When it comes to the roleplaying tabletop, riddles can add to the RP element of a game engaging the players and encouraging teamwork when attempting to solve it. Riddles can help to add an air of mystery to a game session as well as deepening the world setting.
The riddle itself should have reason to exist and take elements from the setting in which it and the characters exist firmly embedding it in the game world. The riddle should be crafted to avoid modern/real-world knowledge that is not present in the game world. Essentially what works for a newspaper puzzle is probably not going to work within the game world. A riddle posed by the GM should be incorporated into the adventure in a manner that emphasizes its importance such as needing to answer a riddle to open a riddle-door behind which a serious goal is hidden, pass a Threshold Guardian that the players can’t otherwise just beat-down, or occur at a critical point in the communal narrative of the campaign.
Any puzzle, not just riddles, needs to feel like an important part of an adventure, not a simple barrier that can prevent the players from enjoying the game. Not every riddle needs to be a work of poetry or even entirely original when used within the context of a roleplaying session but the Game Master as the riddler must keep fairness and clarity in mind as well as figuring out how to engage the players. The riddle itself needs to be engaging and hold the players’ (and thus the characters’) attentions.
The riddle needs a reason to exist and a purpose there should also be a reason that the players actually want to solve it. Giving players at least an implied benefit and/or penalty if they do or don’t solve the riddle even if it’s just to propel an important plot point or trigger and event helps to engage them. They should have some sort of an idea of the consequences of either success or failure perhaps both and if they have a choice the implications of accepting the challenge.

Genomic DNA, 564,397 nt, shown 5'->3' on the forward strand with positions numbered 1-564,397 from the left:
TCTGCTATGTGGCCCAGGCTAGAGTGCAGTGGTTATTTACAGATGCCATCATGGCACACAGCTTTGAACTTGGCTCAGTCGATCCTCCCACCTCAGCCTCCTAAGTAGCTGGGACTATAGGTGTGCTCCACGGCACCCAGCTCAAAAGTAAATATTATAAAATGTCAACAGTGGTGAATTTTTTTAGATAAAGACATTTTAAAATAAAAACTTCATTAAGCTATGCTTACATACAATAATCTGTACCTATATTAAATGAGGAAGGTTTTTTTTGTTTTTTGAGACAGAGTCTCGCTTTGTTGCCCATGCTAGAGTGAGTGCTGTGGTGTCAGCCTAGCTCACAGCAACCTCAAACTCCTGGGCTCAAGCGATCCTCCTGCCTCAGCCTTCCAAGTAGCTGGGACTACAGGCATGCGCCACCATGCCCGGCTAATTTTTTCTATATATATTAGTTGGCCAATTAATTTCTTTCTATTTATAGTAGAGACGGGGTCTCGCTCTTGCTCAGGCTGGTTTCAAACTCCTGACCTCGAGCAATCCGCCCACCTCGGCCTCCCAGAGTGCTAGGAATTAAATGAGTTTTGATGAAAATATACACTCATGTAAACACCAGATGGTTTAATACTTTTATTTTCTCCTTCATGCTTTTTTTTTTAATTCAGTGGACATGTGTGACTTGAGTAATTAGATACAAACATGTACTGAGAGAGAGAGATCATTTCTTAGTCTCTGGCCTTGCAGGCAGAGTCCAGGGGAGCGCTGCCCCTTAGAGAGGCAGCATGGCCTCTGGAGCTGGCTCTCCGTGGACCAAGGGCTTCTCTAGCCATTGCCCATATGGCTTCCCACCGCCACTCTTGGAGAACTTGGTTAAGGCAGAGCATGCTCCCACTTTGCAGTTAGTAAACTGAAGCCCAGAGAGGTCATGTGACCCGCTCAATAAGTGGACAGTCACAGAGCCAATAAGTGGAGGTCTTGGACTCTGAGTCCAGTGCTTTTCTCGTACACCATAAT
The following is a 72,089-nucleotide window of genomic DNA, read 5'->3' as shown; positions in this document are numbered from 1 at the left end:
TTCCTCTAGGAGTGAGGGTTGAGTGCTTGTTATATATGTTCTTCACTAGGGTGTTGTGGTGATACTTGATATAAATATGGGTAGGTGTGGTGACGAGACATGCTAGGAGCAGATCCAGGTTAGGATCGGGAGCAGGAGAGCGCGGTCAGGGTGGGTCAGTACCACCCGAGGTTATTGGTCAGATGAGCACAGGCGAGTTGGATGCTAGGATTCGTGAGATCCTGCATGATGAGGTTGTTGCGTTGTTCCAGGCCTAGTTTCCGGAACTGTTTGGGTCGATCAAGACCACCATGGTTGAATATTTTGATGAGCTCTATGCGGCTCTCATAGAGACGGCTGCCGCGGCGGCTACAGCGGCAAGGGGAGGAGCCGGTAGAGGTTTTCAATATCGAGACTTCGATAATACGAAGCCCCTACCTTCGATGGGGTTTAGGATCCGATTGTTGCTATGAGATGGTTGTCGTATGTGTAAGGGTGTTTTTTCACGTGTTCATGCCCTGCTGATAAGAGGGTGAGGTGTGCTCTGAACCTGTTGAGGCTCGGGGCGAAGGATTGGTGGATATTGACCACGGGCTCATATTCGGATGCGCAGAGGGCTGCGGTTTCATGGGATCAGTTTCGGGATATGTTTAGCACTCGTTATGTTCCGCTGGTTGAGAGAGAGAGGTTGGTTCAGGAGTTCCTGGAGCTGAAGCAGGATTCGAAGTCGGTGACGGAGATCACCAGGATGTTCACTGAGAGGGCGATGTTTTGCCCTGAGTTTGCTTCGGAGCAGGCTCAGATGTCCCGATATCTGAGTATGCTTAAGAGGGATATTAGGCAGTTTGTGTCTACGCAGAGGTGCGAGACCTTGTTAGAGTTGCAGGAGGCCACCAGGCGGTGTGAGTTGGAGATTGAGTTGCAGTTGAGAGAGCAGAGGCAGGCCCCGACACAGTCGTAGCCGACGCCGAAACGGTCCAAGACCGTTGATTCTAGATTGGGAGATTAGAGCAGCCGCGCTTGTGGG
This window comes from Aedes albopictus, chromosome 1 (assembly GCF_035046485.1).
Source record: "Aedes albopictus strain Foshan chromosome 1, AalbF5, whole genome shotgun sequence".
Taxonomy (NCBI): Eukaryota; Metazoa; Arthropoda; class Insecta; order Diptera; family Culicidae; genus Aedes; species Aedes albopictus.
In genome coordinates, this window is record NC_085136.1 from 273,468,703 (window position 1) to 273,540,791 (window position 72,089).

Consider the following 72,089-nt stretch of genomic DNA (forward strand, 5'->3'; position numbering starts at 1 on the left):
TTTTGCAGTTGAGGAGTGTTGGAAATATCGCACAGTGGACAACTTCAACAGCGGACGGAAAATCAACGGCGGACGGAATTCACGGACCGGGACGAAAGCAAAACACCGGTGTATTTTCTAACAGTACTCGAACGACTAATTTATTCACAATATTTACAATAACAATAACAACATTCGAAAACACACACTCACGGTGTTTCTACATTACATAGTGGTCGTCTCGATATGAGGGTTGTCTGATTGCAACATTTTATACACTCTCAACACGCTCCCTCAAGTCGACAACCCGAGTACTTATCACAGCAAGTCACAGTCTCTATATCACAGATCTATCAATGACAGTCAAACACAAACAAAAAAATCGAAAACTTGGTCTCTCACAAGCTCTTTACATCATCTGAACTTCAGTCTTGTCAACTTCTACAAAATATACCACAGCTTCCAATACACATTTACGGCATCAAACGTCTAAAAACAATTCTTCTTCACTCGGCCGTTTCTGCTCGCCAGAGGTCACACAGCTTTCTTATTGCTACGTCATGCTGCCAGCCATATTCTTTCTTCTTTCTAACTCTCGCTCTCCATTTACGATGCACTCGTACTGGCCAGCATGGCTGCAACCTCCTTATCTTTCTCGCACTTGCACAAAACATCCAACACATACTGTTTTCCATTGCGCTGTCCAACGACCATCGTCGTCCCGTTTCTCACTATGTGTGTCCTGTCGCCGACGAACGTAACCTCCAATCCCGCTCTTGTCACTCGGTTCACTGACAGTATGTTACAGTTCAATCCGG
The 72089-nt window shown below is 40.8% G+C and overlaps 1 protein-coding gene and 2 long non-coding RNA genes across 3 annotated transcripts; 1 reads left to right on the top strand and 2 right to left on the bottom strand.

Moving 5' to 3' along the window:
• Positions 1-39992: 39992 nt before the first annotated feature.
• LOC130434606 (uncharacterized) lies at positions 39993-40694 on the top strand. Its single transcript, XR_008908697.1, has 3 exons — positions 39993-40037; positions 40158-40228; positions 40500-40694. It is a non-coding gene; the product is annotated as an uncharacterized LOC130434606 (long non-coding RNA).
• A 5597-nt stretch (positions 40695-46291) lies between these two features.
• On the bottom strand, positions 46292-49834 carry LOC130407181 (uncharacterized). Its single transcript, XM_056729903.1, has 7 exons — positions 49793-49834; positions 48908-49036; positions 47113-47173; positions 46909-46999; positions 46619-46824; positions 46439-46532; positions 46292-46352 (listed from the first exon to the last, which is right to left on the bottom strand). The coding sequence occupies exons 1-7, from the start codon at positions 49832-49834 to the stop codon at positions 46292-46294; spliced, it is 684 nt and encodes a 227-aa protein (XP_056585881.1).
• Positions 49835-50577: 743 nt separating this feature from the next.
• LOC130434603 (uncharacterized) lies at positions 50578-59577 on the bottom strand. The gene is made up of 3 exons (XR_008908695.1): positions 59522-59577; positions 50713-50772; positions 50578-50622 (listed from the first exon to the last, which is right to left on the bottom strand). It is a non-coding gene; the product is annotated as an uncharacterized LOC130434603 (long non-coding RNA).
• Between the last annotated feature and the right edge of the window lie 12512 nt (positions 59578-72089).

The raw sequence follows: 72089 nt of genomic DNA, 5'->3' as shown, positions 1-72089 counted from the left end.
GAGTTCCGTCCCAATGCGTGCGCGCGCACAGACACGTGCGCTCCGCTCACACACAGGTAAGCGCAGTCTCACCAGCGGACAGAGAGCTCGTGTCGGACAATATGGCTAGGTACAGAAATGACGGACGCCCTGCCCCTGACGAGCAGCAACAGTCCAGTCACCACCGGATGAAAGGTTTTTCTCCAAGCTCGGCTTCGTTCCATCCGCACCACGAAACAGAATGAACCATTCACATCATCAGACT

Riddles can be constructed rather quickly by GM’s in their basest form in a few simple steps. First, think of an object (the answer), think about how to describe that object (specifically the vocabulary involved which will both obfuscate and carry the clues), and once you finish that you need to think of ways to tell your players this in a less obvious but more interesting way (this is where phrasing and any literary devices can be applied), then try to put together the riddle in such a way that’s interesting but also clear in that the riddlees will be able to understand the riddle itself keeping the clues in mind. Working backward from the answer makes sure that your riddle has a definite answer.
Also check to make sure that the riddle is fair, the players should have the knowledge that will allow them to not only find the clues but also to process them to formulate the answer. When dealing with groups, then the tidbits of required knowledge can be distributed among the individual players forcing them to work as a group to solve the riddle. Note also the use of riddles should also be minded by the GM based not only on the nature of the group and what they may enjoy about the roleplaying experience but also the commonality of a riddle and its importance to the game.
Not just a reward behind a riddle-door or the attainment of access from the Guardian of the Threshold but as a device that can add to the depth of the fantasy world and have consequences in the answering. Rarity is also a factor; if riddles are fairly common then they become less valuable as a roleplaying device the use of riddles as simple obstructions in a dungeon cheapens them likening them to the typical traps found in such a place.
The ancient art of riddling can add a certain mysterious depth to a roleplaying setting as well as adding a little cerebral fun to a game session lending a little diversity to the exploration, action, and strategic aspects of the game while also encompassing all of those ideas at the same time.